An injured Chinese national awarded more than $76,000 in disability discrimination damages lost those winnings Wednesday as the Indiana Court of Appeals reversed in favor of the southern Indiana casino that had employed her.
Yufen (He) Dusan worked as a guest room attendant for the Belterra Casino in Florence until she was injured in April 2013, after which she was restricted from lifting anything more than 10 pounds and limited to working only in a sit-down job, among other restrictions. Dusan was later told she was responsible for finding and applying for a new position at Belterra within 30 days. She contends she was told she could apply for such positions as a barista, bartender, concession worker or other potential jobs with or without accommodation.
The parties disagree about whether Dusan pursued further employment opportunities with Belterra, but she was deemed terminated in May 2013. She filed a claim in October of that year with the Indiana Civil Rights Commission alleging discrimination based on national origin and disability.
The commission last year rejected the national origin discrimination claim but ruled that Dusan had suffered disability discrimination. She was awarded $76,583.41 in back pay, but the commission rejected her request for front pay.
Belterra appealed, and Dusan cross-appealed seeking additional damages. The Indiana Court of Appeals on Wednesday ruled for the casino.
“In this case, the Commission found as follows: (1) that Belterra caused the interactive process to break down; and (2) that Belterra could have accommodated Dusan’s disability by reassigning her to a barista position or by extending the thirty-day job-search window by a ‘reasonable period of time[.]’ … Belterra challenges both findings, but we need not address the first because we agree with Belterra that Dusan failed to carry her burden of demonstrating the existence of a reasonable accommodation for her disability,” Judge Terry Crone wrote for the panel.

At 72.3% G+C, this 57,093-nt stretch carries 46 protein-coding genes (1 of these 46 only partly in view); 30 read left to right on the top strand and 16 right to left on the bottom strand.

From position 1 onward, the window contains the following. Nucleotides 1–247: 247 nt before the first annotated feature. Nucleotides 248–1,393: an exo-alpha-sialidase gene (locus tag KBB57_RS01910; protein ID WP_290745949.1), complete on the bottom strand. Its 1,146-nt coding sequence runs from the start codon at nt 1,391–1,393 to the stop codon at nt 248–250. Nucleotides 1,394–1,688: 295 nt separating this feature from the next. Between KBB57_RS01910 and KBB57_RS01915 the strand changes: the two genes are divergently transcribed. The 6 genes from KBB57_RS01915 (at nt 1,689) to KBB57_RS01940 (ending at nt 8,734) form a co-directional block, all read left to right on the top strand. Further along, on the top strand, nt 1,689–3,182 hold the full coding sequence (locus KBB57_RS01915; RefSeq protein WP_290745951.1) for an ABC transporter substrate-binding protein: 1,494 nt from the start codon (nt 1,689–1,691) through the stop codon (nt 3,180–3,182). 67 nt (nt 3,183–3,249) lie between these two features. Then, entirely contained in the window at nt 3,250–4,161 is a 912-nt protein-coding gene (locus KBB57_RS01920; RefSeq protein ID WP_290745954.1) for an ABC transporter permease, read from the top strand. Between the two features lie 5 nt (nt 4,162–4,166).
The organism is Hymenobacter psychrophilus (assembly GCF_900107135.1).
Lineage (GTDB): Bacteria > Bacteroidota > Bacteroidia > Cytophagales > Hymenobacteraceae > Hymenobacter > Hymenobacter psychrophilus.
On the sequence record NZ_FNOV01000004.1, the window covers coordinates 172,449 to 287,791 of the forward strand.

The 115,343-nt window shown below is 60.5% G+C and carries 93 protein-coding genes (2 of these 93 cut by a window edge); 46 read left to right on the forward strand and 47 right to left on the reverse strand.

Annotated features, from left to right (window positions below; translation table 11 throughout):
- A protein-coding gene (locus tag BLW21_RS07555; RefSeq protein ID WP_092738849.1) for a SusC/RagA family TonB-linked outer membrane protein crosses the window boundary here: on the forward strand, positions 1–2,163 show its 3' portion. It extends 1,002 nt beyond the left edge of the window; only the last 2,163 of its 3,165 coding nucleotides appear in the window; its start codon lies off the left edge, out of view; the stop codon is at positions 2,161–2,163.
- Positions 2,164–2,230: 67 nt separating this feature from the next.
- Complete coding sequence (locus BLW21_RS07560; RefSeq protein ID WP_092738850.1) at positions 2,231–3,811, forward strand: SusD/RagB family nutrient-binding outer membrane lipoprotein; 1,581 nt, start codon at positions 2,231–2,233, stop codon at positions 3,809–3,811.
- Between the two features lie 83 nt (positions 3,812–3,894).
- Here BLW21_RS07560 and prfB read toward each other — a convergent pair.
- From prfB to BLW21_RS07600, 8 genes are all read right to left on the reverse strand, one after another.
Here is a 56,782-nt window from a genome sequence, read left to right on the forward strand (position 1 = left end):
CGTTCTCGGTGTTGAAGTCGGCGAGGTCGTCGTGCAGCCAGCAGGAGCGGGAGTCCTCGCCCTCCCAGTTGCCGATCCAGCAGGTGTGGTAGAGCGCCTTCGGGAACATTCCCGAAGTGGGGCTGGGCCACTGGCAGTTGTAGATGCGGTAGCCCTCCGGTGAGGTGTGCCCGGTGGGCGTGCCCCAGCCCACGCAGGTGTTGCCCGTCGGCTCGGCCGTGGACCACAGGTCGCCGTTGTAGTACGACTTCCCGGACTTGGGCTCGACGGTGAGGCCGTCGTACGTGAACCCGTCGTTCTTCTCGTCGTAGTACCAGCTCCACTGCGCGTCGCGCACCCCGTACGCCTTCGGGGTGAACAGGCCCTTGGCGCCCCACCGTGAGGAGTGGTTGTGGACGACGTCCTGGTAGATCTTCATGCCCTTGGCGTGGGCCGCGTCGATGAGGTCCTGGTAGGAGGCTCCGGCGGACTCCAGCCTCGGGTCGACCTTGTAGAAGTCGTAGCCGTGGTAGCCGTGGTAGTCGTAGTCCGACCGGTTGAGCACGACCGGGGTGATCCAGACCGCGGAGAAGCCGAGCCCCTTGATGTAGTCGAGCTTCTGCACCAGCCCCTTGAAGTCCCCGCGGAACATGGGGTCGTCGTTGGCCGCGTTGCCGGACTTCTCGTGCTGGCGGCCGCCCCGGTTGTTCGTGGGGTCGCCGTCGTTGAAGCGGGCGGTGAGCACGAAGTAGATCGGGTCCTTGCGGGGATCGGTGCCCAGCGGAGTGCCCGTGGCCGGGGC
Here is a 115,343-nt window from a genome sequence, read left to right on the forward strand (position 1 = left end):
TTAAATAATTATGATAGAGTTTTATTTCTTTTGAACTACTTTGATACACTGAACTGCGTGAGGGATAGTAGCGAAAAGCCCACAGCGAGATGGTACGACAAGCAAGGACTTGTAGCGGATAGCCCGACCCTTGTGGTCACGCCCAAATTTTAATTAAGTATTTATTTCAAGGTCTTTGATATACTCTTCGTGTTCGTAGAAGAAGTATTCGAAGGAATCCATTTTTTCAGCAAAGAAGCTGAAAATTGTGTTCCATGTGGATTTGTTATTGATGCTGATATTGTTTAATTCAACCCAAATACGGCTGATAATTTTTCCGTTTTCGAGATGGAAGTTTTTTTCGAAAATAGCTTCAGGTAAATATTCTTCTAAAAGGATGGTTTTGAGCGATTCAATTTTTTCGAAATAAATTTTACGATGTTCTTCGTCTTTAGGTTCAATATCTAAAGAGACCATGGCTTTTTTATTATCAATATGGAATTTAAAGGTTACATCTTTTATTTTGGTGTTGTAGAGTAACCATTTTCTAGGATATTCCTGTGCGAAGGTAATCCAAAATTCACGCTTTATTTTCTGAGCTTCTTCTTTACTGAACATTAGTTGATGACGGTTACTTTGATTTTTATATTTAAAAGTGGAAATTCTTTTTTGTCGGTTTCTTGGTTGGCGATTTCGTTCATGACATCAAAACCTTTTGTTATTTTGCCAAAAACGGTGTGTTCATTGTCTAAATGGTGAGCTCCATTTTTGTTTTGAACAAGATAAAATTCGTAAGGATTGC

“Belterra further contends that the Commission erred in finding that Dusan could perform the essential functions of the barista position without an accommodation. We agree. The Commission found that Dusan had permanent restrictions of limited bending and a lifting limit of ten pounds, and it further found that the barista position involved stocking shelves by lifting thirty-pound containers of chips and twenty- to thirty-pound containers of coffee. Clearly, Dusan could not perform this essential function without an accommodation,” Crone wrote, adding in a footnote that Dusan spoke limited English. “The Commission’s finding that Dusan’s limited English-speaking skills were sufficient for that position in April 2013 is highly dubious at best.”
“In sum, we conclude that the Commission erred in concluding that Dusan carried her burden to prove that Belterra discriminated against her by failing to provide her with a reasonable accommodation for her disability. Therefore, we reverse the Commission’s ruling in favor of Dusan, and we need not address Dusan’s cross-appeal regarding damages,” the panel concluded.
The case is Belterra Casino v. Yufen (He) Dusan, 19A-EX-2650.